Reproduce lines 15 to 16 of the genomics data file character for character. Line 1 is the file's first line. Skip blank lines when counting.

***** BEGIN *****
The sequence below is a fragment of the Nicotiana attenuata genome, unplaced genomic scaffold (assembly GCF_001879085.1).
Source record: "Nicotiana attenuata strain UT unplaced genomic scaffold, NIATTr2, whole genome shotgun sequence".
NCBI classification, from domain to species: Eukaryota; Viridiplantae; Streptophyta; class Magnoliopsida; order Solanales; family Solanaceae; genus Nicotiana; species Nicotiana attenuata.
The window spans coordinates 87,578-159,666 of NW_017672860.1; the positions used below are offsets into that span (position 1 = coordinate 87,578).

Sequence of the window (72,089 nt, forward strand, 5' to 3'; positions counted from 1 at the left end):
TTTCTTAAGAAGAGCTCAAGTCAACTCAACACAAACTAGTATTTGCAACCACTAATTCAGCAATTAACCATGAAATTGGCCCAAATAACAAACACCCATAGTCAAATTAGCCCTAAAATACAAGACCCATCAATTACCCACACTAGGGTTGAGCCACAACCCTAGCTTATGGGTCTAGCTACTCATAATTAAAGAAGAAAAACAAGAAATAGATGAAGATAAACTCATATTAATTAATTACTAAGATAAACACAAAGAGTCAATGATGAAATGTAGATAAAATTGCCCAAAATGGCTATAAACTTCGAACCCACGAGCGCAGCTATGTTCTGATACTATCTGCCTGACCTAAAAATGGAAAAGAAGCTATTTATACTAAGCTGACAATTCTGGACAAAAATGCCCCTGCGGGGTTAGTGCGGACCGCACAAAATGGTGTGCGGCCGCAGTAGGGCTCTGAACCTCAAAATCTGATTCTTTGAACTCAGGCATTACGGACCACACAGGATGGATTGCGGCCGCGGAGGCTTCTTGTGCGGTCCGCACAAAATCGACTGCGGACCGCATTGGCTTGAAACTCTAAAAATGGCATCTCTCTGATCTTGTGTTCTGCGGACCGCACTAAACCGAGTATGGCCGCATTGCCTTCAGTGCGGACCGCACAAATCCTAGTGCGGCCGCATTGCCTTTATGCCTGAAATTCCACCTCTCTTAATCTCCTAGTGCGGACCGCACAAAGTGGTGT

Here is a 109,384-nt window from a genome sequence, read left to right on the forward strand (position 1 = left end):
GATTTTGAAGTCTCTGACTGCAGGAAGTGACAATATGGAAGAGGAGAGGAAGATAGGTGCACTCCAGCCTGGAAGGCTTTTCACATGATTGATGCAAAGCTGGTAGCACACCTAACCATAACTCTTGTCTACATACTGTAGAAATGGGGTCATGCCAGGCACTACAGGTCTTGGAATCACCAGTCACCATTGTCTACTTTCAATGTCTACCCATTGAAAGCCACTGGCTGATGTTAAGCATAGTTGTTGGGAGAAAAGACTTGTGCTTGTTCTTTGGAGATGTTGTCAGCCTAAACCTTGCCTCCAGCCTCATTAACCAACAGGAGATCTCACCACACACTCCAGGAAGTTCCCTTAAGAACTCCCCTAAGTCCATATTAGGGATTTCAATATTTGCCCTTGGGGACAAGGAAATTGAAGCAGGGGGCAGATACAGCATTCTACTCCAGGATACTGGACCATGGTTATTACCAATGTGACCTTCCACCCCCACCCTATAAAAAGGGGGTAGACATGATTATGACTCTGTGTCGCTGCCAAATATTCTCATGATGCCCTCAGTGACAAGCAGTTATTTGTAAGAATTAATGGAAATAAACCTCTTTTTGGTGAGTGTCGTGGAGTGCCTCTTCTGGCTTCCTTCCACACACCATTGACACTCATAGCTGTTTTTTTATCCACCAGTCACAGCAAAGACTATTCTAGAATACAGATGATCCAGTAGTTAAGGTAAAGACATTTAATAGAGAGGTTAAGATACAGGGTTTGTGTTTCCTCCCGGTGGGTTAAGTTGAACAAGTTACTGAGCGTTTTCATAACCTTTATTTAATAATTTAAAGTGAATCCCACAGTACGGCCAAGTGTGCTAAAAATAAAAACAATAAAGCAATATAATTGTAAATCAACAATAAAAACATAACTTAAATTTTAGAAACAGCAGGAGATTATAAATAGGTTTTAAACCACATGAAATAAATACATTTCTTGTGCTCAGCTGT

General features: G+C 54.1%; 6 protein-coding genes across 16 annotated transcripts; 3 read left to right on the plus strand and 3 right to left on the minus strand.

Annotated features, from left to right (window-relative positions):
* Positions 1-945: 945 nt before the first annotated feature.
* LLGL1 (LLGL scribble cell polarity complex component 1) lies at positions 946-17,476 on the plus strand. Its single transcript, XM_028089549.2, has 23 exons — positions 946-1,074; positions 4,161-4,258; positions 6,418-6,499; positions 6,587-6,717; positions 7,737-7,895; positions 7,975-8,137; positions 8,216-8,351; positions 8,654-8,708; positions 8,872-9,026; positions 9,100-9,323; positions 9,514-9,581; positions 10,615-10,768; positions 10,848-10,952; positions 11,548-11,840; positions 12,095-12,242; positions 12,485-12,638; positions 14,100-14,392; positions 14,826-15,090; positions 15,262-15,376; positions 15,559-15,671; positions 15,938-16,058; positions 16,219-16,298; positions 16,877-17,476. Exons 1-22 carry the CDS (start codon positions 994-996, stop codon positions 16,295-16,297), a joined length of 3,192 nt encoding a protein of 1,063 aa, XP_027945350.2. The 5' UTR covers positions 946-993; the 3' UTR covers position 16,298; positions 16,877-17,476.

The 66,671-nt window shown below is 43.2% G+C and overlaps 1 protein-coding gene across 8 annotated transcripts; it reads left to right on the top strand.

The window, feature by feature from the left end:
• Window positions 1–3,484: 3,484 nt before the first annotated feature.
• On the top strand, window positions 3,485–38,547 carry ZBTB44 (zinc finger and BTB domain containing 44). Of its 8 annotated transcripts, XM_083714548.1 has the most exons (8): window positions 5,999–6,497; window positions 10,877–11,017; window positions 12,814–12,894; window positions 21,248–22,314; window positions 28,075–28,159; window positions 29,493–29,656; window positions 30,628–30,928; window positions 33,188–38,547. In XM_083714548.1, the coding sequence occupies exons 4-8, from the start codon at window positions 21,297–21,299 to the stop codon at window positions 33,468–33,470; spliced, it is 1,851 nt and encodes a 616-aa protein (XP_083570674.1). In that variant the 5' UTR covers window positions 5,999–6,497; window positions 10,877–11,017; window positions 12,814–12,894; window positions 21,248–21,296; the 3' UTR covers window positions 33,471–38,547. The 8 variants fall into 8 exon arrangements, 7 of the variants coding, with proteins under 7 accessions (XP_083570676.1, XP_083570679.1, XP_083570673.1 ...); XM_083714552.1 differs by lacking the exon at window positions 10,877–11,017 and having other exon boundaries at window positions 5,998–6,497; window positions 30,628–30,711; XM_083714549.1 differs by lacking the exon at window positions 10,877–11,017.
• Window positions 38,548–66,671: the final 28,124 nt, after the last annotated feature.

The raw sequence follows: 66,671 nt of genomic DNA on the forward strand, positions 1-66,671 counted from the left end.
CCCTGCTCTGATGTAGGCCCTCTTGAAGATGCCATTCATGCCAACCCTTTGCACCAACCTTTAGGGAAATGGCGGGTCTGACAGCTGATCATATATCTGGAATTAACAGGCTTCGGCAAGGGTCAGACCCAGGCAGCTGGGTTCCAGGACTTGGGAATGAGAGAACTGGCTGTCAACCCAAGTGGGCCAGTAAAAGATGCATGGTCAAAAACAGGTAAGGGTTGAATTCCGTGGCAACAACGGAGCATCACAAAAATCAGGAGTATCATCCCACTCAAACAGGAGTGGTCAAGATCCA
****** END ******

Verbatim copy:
• Window positions 1–3,484: 3,484 nt before the first annotated feature.
• On the top strand, window positions 3,485–38,547 carry ZBTB44 (zinc finger and BTB domain containing 44). Of its 8 annotated transcripts, XM_083714548.1 has the most exons (8): window positions 5,999–6,497; window positions 10,877–11,017; window positions 12,814–12,894; window positions 21,248–22,314; window positions 28,075–28,159; window positions 29,493–29,656; window positions 30,628–30,928; window positions 33,188–38,547. In XM_083714548.1, the coding sequence occupies exons 4-8, from the start codon at window positions 21,297–21,299 to the stop codon at window positions 33,468–33,470; spliced, it is 1,851 nt and encodes a 616-aa protein (XP_083570674.1). In that variant the 5' UTR covers window positions 5,999–6,497; window positions 10,877–11,017; window positions 12,814–12,894; window positions 21,248–21,296; the 3' UTR covers window positions 33,471–38,547. The 8 variants fall into 8 exon arrangements, 7 of the variants coding, with proteins under 7 accessions (XP_083570676.1, XP_083570679.1, XP_083570673.1 ...); XM_083714552.1 differs by lacking the exon at window positions 10,877–11,017 and having other exon boundaries at window positions 5,998–6,497; window positions 30,628–30,711; XM_083714549.1 differs by lacking the exon at window positions 10,877–11,017.